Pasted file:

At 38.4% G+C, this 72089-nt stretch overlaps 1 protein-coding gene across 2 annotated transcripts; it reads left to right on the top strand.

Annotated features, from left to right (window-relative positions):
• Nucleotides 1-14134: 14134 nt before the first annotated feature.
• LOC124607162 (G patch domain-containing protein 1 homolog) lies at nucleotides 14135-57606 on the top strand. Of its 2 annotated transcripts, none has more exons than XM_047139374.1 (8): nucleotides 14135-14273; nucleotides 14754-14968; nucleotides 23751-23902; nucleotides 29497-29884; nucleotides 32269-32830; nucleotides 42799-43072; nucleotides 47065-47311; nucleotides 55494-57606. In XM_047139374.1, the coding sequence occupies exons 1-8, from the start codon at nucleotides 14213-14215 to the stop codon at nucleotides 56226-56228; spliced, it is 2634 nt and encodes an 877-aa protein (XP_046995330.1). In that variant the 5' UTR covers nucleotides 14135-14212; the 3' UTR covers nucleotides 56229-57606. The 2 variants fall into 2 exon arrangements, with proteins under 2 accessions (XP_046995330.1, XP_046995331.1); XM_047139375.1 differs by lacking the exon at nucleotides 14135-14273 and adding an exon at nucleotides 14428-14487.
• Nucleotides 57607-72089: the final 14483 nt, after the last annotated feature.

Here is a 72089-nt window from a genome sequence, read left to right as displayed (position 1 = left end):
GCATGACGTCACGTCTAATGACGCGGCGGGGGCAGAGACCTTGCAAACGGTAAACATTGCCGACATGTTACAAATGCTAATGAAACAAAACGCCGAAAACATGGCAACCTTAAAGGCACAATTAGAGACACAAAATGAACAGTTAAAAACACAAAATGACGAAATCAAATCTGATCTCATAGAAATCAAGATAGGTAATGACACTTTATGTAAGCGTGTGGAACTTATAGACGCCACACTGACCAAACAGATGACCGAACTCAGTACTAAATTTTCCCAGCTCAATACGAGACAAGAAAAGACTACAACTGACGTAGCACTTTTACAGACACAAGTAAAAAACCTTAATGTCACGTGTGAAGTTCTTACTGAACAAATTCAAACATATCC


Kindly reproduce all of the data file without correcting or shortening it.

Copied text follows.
At 38.4% G+C, this 72089-nt stretch overlaps 1 protein-coding gene across 2 annotated transcripts; it reads left to right on the top strand.

Annotated features, from left to right (window-relative positions):
• Nucleotides 1-14134: 14134 nt before the first annotated feature.
• LOC124607162 (G patch domain-containing protein 1 homolog) lies at nucleotides 14135-57606 on the top strand. Of its 2 annotated transcripts, none has more exons than XM_047139374.1 (8): nucleotides 14135-14273; nucleotides 14754-14968; nucleotides 23751-23902; nucleotides 29497-29884; nucleotides 32269-32830; nucleotides 42799-43072; nucleotides 47065-47311; nucleotides 55494-57606. In XM_047139374.1, the coding sequence occupies exons 1-8, from the start codon at nucleotides 14213-14215 to the stop codon at nucleotides 56226-56228; spliced, it is 2634 nt and encodes an 877-aa protein (XP_046995330.1). In that variant the 5' UTR covers nucleotides 14135-14212; the 3' UTR covers nucleotides 56229-57606. The 2 variants fall into 2 exon arrangements, with proteins under 2 accessions (XP_046995330.1, XP_046995331.1); XM_047139375.1 differs by lacking the exon at nucleotides 14135-14273 and adding an exon at nucleotides 14428-14487.
• Nucleotides 57607-72089: the final 14483 nt, after the last annotated feature.

Here is a 72089-nt window from a genome sequence, read left to right as displayed (position 1 = left end):
GCATGACGTCACGTCTAATGACGCGGCGGGGGCAGAGACCTTGCAAACGGTAAACATTGCCGACATGTTACAAATGCTAATGAAACAAAACGCCGAAAACATGGCAACCTTAAAGGCACAATTAGAGACACAAAATGAACAGTTAAAAACACAAAATGACGAAATCAAATCTGATCTCATAGAAATCAAGATAGGTAATGACACTTTATGTAAGCGTGTGGAACTTATAGACGCCACACTGACCAAACAGATGACCGAACTCAGTACTAAATTTTCCCAGCTCAATACGAGACAAGAAAAGACTACAACTGACGTAGCACTTTTACAGACACAAGTAAAAAACCTTAATGTCACGTGTGAAGTTCTTACTGAACAAATTCAAACATATCC